Krypton is a chemical element with symbol Kr and atomic number 36. It is a member of group 18 elements. A colorless, tasteless noble gas, krypton occurs in trace amounts in the atmosphere and is used with other rare gases in fluorescent lamps. With rare exceptions, krypton is chemically inert. Krypton, like the other noble gases, is used in photography. Krypton light has many spectral lines, krypton plasma is useful in bright, high-powered gas lasers, each of which resonates and amplifies a single spectral line. Krypton fluoride makes a useful laser medium. From 1960 to 1983, the official length of a meter was defined by the 605 nm wavelength of the orange spectral line of krypton-86, because of the high power and relative ease of operation of krypton discharge tubes. Krypton was discovered in Britain in 1898 by Sir William Ramsay, a Scottish chemist, Morris Travers, an English chemist, in residue left from evaporating nearly all components of liquid air. Neon was discovered by a similar procedure by the same workers just a few weeks later.
William Ramsay was awarded the 1904 Nobel Prize in Chemistry for discovery of a series of noble gases, including krypton. In 1960, the International Conference on Weights and Measures defined the meter as 1,650,763.73 wavelengths of light emitted by the krypton-86 isotope. This agreement replaced the 1889 international prototype meter located in Paris, a metal bar made of a platinum-iridium alloy; this obsoleted the 1927 definition of the ångström based on the red cadmium spectral line, replacing it with 1 Å = 10−10 m. The krypton-86 definition lasted until the October 1983 conference, which redefined the meter as the distance that light travels in vacuum during 1/299,792,458 s. Krypton is characterized by several sharp emission lines the strongest being yellow. Krypton is one of the products of uranium fission. Solid krypton is white and has a face-centered cubic crystal structure, a common property of all noble gases. Occurring krypton in Earth's atmosphere is composed of five stable isotopes, plus one isotope with such a long half-life that it can be considered stable..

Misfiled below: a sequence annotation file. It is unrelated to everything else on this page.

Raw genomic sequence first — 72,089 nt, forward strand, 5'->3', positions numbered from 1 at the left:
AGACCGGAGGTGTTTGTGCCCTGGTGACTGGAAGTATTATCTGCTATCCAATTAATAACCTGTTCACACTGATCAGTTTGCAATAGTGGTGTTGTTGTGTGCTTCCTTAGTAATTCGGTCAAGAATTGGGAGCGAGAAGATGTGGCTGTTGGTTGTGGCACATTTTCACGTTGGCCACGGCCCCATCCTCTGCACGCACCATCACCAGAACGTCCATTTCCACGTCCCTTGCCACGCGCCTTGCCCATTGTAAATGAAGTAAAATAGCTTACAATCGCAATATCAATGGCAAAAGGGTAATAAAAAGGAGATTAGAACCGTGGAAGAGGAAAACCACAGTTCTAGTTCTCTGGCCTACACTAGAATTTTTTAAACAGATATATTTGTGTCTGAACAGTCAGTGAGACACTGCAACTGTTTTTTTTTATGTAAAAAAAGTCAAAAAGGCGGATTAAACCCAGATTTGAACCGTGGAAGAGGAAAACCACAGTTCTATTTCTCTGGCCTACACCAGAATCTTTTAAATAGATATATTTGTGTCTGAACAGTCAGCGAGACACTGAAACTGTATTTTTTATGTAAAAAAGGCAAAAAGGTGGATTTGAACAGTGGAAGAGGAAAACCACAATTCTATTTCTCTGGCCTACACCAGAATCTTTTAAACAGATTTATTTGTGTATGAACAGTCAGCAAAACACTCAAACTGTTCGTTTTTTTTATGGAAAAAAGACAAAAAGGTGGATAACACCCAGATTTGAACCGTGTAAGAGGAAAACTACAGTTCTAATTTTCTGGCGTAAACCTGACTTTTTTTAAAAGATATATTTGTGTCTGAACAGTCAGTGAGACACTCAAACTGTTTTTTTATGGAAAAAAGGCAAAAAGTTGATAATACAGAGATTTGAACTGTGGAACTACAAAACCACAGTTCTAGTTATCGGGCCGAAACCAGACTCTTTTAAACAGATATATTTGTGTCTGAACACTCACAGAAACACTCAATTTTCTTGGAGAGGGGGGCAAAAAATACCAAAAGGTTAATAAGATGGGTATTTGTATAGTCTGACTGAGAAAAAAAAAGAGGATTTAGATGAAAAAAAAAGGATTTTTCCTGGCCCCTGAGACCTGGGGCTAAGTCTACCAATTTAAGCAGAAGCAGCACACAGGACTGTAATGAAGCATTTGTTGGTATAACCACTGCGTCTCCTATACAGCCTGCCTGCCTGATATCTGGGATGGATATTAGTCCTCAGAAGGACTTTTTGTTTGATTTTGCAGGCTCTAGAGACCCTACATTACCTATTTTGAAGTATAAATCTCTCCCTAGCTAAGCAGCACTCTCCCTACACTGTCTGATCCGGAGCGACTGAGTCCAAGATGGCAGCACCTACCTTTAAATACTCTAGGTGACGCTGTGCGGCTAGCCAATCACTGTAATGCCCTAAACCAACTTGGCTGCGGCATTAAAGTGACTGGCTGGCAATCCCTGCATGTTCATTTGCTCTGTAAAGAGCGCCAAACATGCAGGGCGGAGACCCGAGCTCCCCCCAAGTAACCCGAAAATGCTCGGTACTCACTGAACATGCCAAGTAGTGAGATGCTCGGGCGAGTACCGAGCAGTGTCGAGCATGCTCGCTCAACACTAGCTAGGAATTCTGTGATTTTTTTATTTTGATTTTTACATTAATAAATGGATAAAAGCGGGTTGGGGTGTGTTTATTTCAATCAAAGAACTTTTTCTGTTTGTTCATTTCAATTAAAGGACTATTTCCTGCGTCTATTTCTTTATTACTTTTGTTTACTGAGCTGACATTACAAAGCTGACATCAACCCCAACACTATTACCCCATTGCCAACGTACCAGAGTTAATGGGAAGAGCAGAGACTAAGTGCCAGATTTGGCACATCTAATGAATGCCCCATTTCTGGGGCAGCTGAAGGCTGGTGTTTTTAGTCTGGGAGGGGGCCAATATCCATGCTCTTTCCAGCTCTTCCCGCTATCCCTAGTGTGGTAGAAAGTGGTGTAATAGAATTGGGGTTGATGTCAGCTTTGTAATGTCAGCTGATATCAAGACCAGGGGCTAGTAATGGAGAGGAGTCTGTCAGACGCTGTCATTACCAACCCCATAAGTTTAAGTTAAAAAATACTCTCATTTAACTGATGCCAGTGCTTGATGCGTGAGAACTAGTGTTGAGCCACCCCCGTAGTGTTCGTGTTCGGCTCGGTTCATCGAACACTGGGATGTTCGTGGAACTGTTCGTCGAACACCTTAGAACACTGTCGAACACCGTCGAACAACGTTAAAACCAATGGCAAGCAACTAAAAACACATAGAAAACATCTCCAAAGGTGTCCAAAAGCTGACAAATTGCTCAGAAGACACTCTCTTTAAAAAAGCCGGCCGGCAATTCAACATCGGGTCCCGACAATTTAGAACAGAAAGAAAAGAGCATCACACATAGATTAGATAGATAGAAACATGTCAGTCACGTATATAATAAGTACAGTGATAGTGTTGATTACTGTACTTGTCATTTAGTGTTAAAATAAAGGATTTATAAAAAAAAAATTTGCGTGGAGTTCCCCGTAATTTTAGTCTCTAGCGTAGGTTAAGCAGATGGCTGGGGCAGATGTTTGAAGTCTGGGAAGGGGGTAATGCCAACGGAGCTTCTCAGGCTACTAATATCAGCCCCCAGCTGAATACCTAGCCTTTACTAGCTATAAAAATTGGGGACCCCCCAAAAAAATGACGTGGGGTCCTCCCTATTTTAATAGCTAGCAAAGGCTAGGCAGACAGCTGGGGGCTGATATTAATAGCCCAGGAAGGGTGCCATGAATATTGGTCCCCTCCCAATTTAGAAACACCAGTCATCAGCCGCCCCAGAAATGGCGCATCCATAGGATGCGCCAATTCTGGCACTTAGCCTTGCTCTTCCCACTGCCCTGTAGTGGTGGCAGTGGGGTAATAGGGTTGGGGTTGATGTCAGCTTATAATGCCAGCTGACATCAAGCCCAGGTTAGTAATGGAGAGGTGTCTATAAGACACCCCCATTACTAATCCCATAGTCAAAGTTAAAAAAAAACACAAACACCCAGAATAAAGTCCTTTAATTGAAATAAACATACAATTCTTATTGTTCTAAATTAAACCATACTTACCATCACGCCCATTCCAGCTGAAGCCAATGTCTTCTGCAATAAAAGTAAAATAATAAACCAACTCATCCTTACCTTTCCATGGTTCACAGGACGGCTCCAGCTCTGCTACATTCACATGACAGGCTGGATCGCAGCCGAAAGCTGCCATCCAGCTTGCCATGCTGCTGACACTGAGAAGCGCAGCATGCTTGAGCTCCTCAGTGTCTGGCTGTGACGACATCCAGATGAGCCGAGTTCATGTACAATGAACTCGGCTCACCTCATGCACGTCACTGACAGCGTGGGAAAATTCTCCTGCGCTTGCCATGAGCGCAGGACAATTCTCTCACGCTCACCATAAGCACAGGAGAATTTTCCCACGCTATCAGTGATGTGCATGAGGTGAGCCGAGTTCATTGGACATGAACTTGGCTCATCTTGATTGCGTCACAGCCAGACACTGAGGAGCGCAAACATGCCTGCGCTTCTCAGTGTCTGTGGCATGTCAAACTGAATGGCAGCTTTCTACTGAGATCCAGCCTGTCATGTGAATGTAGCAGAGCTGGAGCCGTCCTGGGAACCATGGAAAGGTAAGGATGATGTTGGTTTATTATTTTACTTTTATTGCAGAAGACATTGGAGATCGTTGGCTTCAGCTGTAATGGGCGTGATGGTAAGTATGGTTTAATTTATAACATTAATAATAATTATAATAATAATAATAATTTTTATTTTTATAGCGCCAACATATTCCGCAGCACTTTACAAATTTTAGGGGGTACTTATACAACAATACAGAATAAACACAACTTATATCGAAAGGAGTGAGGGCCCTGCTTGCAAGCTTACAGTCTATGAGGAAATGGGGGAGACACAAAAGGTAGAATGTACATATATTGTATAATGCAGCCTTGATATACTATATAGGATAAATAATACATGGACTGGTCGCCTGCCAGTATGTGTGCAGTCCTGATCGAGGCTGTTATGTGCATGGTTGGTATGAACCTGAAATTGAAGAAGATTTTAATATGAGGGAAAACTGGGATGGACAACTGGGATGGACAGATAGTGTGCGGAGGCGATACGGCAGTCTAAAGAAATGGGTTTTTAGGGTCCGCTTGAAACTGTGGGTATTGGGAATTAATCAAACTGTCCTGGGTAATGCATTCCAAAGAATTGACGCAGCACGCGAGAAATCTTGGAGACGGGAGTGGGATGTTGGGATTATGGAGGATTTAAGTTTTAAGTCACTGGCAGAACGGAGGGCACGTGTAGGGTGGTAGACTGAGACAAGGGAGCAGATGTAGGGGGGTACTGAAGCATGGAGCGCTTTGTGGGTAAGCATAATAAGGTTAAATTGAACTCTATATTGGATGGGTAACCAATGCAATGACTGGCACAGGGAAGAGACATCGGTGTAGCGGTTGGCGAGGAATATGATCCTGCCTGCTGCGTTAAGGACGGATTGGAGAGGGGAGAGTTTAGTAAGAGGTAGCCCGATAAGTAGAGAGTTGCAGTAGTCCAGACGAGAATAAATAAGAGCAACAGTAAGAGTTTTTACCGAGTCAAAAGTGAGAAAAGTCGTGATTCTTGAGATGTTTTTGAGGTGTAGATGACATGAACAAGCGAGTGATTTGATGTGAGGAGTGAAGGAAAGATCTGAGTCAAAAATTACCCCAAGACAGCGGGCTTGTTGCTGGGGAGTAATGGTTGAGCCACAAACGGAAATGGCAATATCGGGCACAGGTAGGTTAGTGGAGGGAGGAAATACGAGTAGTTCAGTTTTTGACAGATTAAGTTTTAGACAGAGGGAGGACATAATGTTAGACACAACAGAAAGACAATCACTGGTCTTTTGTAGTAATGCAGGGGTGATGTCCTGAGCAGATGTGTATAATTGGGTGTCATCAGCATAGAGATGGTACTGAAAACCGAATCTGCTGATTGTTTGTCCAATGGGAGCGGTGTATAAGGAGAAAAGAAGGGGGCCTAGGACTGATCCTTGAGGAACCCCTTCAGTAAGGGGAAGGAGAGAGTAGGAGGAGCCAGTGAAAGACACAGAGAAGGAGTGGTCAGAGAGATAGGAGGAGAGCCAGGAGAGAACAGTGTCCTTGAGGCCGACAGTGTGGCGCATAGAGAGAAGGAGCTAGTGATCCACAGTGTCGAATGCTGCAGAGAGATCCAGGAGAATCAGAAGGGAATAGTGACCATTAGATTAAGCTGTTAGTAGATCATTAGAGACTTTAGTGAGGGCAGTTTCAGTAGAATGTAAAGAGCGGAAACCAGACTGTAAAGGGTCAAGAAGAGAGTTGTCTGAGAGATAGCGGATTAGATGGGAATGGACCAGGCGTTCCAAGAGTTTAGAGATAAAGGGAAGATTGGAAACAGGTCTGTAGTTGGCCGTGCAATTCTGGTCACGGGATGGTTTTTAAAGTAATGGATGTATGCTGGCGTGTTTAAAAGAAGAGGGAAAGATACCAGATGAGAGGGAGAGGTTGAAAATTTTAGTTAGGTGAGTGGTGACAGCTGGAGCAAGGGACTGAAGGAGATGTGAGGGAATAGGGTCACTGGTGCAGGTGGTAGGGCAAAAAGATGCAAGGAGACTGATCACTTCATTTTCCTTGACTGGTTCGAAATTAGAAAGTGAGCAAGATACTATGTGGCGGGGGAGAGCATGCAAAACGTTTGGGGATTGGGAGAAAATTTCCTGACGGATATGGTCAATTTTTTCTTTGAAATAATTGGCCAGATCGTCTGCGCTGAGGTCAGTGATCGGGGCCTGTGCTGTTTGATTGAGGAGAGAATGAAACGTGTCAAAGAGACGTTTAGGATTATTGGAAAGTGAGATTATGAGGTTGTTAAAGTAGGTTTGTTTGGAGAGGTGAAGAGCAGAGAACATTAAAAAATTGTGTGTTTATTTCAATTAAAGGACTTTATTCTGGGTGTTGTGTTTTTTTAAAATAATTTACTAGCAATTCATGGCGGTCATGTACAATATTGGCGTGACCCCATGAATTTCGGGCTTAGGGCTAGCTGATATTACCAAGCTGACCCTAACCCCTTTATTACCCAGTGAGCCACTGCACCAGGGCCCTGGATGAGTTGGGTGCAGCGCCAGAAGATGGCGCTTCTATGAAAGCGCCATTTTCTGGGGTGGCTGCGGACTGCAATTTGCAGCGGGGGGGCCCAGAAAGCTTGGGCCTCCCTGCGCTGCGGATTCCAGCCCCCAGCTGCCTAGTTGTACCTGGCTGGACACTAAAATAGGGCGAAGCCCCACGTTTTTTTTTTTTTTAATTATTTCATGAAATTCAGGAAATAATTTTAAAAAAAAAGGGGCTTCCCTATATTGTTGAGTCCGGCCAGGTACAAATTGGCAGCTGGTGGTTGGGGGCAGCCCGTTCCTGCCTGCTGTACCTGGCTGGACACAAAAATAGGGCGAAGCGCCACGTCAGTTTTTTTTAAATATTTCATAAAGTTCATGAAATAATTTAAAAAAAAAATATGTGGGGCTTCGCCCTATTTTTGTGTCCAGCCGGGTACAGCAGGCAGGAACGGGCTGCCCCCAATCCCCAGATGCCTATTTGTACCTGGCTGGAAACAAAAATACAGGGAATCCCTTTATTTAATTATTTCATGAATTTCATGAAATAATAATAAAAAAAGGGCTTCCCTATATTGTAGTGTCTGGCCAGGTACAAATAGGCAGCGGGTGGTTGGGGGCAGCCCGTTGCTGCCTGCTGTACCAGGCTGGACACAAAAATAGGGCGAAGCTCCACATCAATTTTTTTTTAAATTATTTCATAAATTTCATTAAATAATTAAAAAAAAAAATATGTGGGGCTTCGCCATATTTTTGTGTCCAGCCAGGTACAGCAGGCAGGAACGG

In addition, about thirty unstable isotopes and isomers are known. Traces of 81Kr, a cosmogenic nuclide produced by the cosmic ray irradiation of 80Kr occur in nature: this isotope is radioactive with a half-life of 230,000 years. Krypton is volatile and does not stay in solution in near-surface water, but 81Kr has been used for dating old groundwater.85Kr is an inert radioactive noble gas with a half-life of 10.76 years. It is produced by the fission of uranium and plutonium, such as in nuclear bomb testing and nuclear reactors. 85Kr is released during the reprocessing of fuel rods from nuclear reactors. Concentrations at the North Pole are 30% higher than at the South Pole due to convective mixing. Like the other noble gases, krypton is chemically unreactive; the rather restricted chemistry of krypton in its only known nonzero oxidation state of +2 parallels that of the neighboring element bromine in the +1 oxidation state. Before the 1960s, no noble gas compounds had been synthesized. However, following the first successful synthesis of xenon compounds in 1962, synthesis of krypton difluoride was reported in 1963.
In the same year, KrF4 was reported by Grosse, et al. but was subsequently shown to be a mistaken identification. Under extreme conditions, krypton reacts with fluorine to form KrF2 according to the following equation: Kr + F2 → KrF2Compounds with krypton bonded to atoms other than fluorine have been discovered. There are unverified reports of a barium salt of a krypton oxoacid. ArKr+ and KrH+ polyatomic ions have been investigated and there is evidence for KrXe or KrXe+; the reaction of KrF2 with B3 produces an unstable compound, Kr2, that contains a krypton-oxygen bond. A krypton-nitrogen bond is found in the cation +, produced by the reaction of KrF2 with + below −50 °C. HKrCN and HKrC≡CH were reported to be stable up to 40 K. Krypton hydride crystals can be grown at pressures above 5 GPa, they have a face-centered cubic structure where krypton octahedra are surrounded by randomly oriented hydrogen molecules. Earth has retained all of the noble gases. Krypton's concentration in the atmosphere is about 1 ppm.
It can be extracted from liquid air by fractional distillation. The amount of krypton in space is uncertain, because measurement is derived from meteoric activity and solar winds; the first measurements suggest an abundance of krypton in space. Krypton's multiple emission lines make ionized krypton gas discharges appear whitish, which in turn makes krypton-based bulbs useful in photography as a brilliant white light source. Krypton is used in some photographic flashes for high speed photography. Krypton gas is combined with other gases to make luminous signs that glow with a bright greenish-yellow light. Krypton is mixed with argon in energy efficient fluorescent lamps, reducing the power consumption, but reducing the light output and raising the c